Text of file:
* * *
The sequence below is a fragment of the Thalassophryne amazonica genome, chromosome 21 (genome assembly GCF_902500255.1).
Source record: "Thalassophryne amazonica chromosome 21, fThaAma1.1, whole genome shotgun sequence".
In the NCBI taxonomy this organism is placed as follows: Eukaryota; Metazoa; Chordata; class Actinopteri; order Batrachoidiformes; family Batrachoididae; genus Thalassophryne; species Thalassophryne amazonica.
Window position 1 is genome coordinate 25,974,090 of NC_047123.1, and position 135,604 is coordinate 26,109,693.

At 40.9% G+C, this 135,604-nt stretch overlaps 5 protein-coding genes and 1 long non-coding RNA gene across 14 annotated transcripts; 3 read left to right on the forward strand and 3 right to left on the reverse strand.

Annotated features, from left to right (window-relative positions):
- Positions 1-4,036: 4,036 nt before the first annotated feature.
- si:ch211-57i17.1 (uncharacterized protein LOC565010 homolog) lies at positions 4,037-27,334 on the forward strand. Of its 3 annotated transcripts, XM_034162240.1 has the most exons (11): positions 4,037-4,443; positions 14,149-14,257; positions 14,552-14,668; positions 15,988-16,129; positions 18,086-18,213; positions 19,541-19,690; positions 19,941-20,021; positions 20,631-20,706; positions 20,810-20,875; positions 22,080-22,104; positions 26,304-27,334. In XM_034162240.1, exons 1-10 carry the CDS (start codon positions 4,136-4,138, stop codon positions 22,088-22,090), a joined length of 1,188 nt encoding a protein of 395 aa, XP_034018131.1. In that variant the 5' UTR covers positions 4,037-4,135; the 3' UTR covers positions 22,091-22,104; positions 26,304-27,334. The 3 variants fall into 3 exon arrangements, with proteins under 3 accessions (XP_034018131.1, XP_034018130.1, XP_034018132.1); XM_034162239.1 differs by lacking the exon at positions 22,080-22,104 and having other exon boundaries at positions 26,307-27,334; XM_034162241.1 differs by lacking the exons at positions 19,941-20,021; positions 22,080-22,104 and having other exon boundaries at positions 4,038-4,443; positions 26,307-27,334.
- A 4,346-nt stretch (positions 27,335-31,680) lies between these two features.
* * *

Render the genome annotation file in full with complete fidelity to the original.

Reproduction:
The sequence below is a fragment of the Thalassophryne amazonica genome, chromosome 21 (genome assembly GCF_902500255.1).
Source record: "Thalassophryne amazonica chromosome 21, fThaAma1.1, whole genome shotgun sequence".
In the NCBI taxonomy this organism is placed as follows: Eukaryota; Metazoa; Chordata; class Actinopteri; order Batrachoidiformes; family Batrachoididae; genus Thalassophryne; species Thalassophryne amazonica.
Window position 1 is genome coordinate 25,974,090 of NC_047123.1, and position 135,604 is coordinate 26,109,693.

At 40.9% G+C, this 135,604-nt stretch overlaps 5 protein-coding genes and 1 long non-coding RNA gene across 14 annotated transcripts; 3 read left to right on the forward strand and 3 right to left on the reverse strand.

Annotated features, from left to right (window-relative positions):
- Positions 1-4,036: 4,036 nt before the first annotated feature.
- si:ch211-57i17.1 (uncharacterized protein LOC565010 homolog) lies at positions 4,037-27,334 on the forward strand. Of its 3 annotated transcripts, XM_034162240.1 has the most exons (11): positions 4,037-4,443; positions 14,149-14,257; positions 14,552-14,668; positions 15,988-16,129; positions 18,086-18,213; positions 19,541-19,690; positions 19,941-20,021; positions 20,631-20,706; positions 20,810-20,875; positions 22,080-22,104; positions 26,304-27,334. In XM_034162240.1, exons 1-10 carry the CDS (start codon positions 4,136-4,138, stop codon positions 22,088-22,090), a joined length of 1,188 nt encoding a protein of 395 aa, XP_034018131.1. In that variant the 5' UTR covers positions 4,037-4,135; the 3' UTR covers positions 22,091-22,104; positions 26,304-27,334. The 3 variants fall into 3 exon arrangements, with proteins under 3 accessions (XP_034018131.1, XP_034018130.1, XP_034018132.1); XM_034162239.1 differs by lacking the exon at positions 22,080-22,104 and having other exon boundaries at positions 26,307-27,334; XM_034162241.1 differs by lacking the exons at positions 19,941-20,021; positions 22,080-22,104 and having other exon boundaries at positions 4,038-4,443; positions 26,307-27,334.
- A 4,346-nt stretch (positions 27,335-31,680) lies between these two features.